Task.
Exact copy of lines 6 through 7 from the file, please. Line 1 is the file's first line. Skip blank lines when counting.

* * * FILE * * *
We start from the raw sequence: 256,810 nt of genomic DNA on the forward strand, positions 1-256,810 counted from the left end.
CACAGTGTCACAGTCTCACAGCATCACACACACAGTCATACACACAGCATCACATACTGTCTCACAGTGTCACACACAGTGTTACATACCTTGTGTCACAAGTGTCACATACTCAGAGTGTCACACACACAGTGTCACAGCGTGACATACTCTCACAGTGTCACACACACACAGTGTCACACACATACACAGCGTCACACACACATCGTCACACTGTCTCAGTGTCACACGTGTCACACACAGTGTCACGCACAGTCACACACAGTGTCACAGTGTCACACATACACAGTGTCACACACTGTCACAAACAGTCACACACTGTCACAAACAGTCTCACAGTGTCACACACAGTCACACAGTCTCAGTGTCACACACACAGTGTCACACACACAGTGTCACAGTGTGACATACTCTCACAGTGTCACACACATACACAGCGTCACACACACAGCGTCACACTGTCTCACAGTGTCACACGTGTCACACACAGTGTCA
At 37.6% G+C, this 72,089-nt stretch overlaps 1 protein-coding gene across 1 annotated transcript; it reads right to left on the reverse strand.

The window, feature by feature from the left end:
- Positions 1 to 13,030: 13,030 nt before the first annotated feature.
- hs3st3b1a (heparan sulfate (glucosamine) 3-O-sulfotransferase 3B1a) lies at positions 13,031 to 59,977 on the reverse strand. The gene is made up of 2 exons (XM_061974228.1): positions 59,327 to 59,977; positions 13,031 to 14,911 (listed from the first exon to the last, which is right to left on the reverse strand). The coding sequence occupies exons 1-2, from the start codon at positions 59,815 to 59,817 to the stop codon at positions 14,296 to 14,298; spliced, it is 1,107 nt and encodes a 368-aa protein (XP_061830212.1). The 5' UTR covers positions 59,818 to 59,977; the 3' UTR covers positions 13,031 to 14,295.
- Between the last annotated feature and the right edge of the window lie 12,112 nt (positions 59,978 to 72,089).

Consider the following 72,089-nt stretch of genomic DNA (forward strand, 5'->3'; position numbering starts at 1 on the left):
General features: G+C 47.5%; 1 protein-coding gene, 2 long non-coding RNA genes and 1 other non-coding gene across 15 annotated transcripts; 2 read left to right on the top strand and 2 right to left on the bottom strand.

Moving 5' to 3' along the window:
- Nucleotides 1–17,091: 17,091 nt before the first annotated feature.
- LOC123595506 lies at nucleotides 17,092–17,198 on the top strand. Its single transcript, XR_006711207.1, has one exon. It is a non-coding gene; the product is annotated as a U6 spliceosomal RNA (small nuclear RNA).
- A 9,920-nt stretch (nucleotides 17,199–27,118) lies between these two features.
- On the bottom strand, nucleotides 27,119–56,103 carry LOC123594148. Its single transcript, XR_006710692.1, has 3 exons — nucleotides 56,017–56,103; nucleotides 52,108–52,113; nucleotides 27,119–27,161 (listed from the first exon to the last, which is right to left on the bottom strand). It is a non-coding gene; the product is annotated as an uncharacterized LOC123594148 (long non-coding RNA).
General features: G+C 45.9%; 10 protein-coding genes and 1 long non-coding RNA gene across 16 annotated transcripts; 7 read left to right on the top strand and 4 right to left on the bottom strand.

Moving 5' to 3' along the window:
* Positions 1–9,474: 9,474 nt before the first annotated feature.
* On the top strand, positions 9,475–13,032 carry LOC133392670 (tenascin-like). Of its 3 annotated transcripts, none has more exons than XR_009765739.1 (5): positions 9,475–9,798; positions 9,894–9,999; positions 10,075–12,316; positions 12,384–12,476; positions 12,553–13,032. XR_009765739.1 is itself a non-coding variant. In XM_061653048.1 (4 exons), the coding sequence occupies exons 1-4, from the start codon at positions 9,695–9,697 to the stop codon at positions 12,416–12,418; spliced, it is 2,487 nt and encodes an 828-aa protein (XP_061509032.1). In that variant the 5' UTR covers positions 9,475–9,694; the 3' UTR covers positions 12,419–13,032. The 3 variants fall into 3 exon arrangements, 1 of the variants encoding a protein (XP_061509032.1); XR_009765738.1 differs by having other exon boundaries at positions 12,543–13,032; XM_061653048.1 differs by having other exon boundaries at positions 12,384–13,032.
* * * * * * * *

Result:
- hs3st3b1a (heparan sulfate (glucosamine) 3-O-sulfotransferase 3B1a) lies at positions 13,031 to 59,977 on the reverse strand. The gene is made up of 2 exons (XM_061974228.1): positions 59,327 to 59,977; positions 13,031 to 14,911 (listed from the first exon to the last, which is right to left on the reverse strand). The coding sequence occupies exons 1-2, from the start codon at positions 59,815 to 59,817 to the stop codon at positions 14,296 to 14,298; spliced, it is 1,107 nt and encodes a 368-aa protein (XP_061830212.1). The 5' UTR covers positions 59,818 to 59,977; the 3' UTR covers positions 13,031 to 14,295.
- Between the last annotated feature and the right edge of the window lie 12,112 nt (positions 59,978 to 72,089).